Political points to ponder on a frigid February forenoon:
* It appears the entire New York political world is on hold until Albany draws new boundary lines for legislative and congressional districts, as well as establishing a date for primary elections.
Take Republicans Barry Weinstein -- the Amherst supervisor -- and Chris Collins the former county executive. Both are quietly exploring a congressional campaign this year. But both are hamstrung by the absence of definite lines, leaving both in limbo about what district -- and what opponent -- might lie in their future.
A third candidate pondering a run in the district now represented by Democrat Kathy Hochul -- Iraq War veteran David Bellavia -- appears committed no matter what.
But do not discount the seriousness of either Collins or Weinstein. Both have money and name recognition. Weinstein has always wanted to serve in Congress, and Collins will tell anybody who will listen that he won all the towns in the Erie County portion of the Hochul district last November. Those around the former county executive expect "buyer's remorse" to aid any congressional effort. They predict Collins' successor will encounter budget problems just in time for the fall election.
* Local Republicans need a scorecard to keep track of team rosters this year. Just as 2010 GOP gubernatorial candidate Carl Paladino announced he will target State Sen. Mark Grisanti of Buffalo, the Republican incumbent last week hired former Paladino spokeswoman Robin Wolfgang as director of legislative and public affairs. And it is no secret that Michael Caputo, once Paladino's top adviser, has been quietly and unofficially helping Grisanti, according to several sources.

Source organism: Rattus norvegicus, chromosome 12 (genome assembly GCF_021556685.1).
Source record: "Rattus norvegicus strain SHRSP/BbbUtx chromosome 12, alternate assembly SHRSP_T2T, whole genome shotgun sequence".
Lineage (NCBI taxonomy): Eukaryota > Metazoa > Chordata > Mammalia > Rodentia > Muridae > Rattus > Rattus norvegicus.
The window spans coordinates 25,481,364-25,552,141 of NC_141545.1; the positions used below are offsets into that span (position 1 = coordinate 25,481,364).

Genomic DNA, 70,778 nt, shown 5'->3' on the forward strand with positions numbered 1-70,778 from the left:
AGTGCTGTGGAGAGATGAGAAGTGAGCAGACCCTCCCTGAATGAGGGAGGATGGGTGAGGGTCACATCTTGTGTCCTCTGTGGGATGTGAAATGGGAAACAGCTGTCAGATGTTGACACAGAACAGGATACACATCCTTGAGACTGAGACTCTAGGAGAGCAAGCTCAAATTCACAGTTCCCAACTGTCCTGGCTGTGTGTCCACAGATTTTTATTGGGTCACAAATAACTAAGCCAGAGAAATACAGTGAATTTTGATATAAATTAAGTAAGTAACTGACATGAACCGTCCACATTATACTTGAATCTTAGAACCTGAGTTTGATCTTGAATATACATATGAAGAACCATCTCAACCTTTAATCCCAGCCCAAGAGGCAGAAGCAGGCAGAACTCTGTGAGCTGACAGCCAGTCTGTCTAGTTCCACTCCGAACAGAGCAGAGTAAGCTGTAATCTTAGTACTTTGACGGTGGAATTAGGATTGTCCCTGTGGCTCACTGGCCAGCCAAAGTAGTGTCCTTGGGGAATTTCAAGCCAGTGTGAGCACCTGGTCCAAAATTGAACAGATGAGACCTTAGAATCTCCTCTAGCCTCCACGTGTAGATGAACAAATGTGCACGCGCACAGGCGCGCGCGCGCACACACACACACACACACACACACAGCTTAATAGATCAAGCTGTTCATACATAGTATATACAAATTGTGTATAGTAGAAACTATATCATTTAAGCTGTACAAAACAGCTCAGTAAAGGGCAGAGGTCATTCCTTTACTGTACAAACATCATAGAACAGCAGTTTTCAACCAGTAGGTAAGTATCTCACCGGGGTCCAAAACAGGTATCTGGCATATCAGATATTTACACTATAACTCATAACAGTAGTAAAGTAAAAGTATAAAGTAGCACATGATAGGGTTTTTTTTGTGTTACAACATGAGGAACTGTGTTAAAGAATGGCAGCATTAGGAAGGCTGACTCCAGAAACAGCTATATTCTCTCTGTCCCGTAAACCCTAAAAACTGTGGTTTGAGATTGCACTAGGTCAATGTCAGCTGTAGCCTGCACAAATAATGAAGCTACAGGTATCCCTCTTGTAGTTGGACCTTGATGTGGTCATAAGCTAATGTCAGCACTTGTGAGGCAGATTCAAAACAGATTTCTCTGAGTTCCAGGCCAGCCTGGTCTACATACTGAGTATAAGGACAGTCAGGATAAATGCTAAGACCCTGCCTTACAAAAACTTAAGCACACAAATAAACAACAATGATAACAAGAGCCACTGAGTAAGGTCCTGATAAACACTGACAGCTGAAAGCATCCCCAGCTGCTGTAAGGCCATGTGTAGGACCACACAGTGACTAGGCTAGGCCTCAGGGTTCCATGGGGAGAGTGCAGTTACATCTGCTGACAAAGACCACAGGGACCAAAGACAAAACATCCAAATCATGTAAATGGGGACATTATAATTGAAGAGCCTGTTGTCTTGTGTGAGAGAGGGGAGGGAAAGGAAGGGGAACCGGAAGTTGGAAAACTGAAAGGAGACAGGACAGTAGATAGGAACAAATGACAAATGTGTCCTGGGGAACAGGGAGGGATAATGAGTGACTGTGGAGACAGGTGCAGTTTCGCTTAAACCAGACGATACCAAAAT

* Speaking of the Grisanti district, much has been made in some quarters about the efforts of Kitty Lambert -- a same-sex marriage advocate and head of a group called Grisanti Grassroots to register about 300 sympathizers in the Conservative Party. The idea would be to build support for Grisanti in the minor party should he face a primary over his 2011 vote in favor of same-sex marriage.
But Erie County Conservative Chairman Ralph Lorigo says about one-third of those new Conservatives hail from Niagara County, which is not expected to be part of the new district. And he points out that Conservative honcho Billy Delmont signed up another 200 Conservatives himself over the past few months. Those new Conservatives may not be as enthusiastic about the Grisanti vote.
* It is conceivable that designating petitions could begin circulating on March 20 if a June primary is set for New York State. But even with the political season potentially upon us, there is nary a whisper about a potential GOP opponent this November for Democratic District Attorney Frank A. Sedita III.
Will Republicans cross-endorse Sedita?
"Everything is on the table," said GOP Chairman Nick Langworthy.
* Democrat Chris Fahey said he knocked on his 11,000th door last week in his effort to succeed Mark Schroeder in the Assembly via a March 20 special election. He will face South Council Member Mickey Kearns -- a Democrat with GOP backing -- in a contest that just about everybody calls a close one.
* Republican Assemblyman Ray Walter of Clarence should be sending thank you notes to predecessor Jim Hayes. Some pols retain their campaign funds for "political purposes" after leaving office, but campaign finance records show Hayes dumped $110,000 from his fund into the Republican Assembly Campaign Committee. That contribution financed much of the RACC's efforts for Walter's special election in November -- a key factor in a close race against Democrat Craig Bucki.